October 10, 2012 - Yerba Buena Center for the Arts (YBCA) - Nayland Blake
October 10, 2012

Nayland Blake

Nayland Blake, Ruins of a Sensibility, 1972–2002 (with thanks to Lynne Tillman). Records, electronic equipment, plywood. Courtesy Matthew Marks Gallery.

Nayland Blake
FREE!LOVE!TOOL!BOX!

October 12, 2012–January 27, 2013

Yerba Buena Center for the Arts (YCBA)
701 Mission Street
San Francisco CA 94103

www.ybca.org

Nayland Blake returns to San Francisco with solo exhibition Nayland Blake: FREE!LOVE!TOOL!BOX!, on view at the Yerba Buena Center for the Arts from October 12, 2012 to January 27, 2013. Blake, who is based in New York City, lived in San Francisco from 1984 to 1996. During that time, he forged a queer aesthetic that bridged two dynamic communities—the contemporary art scene and the subculture within the gay community experimenting with radical sexualities. As one of the innovators of performance art in the Bay Area in the 1980s, fueled by the previous two decades of sexual liberation, Blake often explored aspects of the queer urban lifestyle, including the leather and S&M bar scenes. He revisits personal memories, giving special attention to the common cause in the body-based performances practiced by both of these sectors.

The exhibition is in part a tribute to the pioneering spirit of San Francisco’s kink community. Blake pays homage to Chuck Arnett’s 1963 mural, featuring portraits of hyper-masculine gay men, which graced the walls of the Tool Box, a leather bar where Arnett worked. The mural was featured in the June 26, 1964 issue of Life—the magazine’s first examination of homosexual life in America. The coverage solidified San Francisco’s reputation as a safe haven for the nascent gay and leather communities. 

Much of Blake’s work is a compression, filtering, and reordering of his collection of things and indexing of images. It emerges through an intuitive and expressive process of “upcycling” found and sourced materials. He considers each work to be a residue of his performance with the object, created by reacting to the materials he has gathered together. These materials trigger a process of spontaneity, generating costumes, maypoles, signs, and various sculptures placed on shelves and cables that are informal, precarious, nonsensical, and odd or uncanny. This kind of repurposing acknowledges the relationship between collecting and the formal apparatus of modernist collages, as seen in the work of Kurt Schwitters and the assemblages of Joseph Cornell. For Blake, the bricolage aspect of collage is a parallel activity to the dérive (drift) of a queer urban lifestyle, including cruising, chance encounters, and a fascination with things found on the streets or in junk shops.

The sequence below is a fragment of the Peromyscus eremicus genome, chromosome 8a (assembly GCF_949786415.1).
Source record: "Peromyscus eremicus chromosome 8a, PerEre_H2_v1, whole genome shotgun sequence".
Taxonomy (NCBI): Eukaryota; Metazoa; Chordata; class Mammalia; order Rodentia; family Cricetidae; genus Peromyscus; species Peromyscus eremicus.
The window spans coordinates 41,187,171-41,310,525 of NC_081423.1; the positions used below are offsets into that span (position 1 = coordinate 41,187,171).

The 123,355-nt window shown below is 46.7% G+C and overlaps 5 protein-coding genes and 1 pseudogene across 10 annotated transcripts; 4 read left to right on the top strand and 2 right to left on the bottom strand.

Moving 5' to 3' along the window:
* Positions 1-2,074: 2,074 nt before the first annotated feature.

Interactive installations include Ruins of a Sensibility (1972–2002) where audience members are invited to DJ the artist’s collection of over three thousand LPs, including several early Sun Ra records, a cast recording of Richard Foreman’s staging of The Threepenny Opera, and “Fist” Goodbody’s Traveling Torture Show; and a video booth inspired in part by Wilhelm Reich’s orgone accumulator.
FREE!LOVE!TOOL!BOX! is a work-in-progress. The artist returns half way through its run at YBCA to reorganize some elements and add new ones. The exhibition is curated by Betti-Sue Hertz, YBCA’s director of visual arts.

A variety of public programs accompany the exhibition, including a decorative piercing performance with Nayland Blake; artist Carlos Motta and Larry Rinder, executive director of the Berkeley Art Museum and Pacific Film Archive, in conversation about queer difference and public identities; and lectures by author and educator Gayle Rubin on the relationships between sex, de-industrialization and the political economies of land use in San Francisco, and historian Richard Meyer about the relation between art history and queer subculture.

For more information on Nayland Blake: FREE!LOVE!TOOL!BOX!, artist bios and visitor information, go to ybca.org/nayland-blake.

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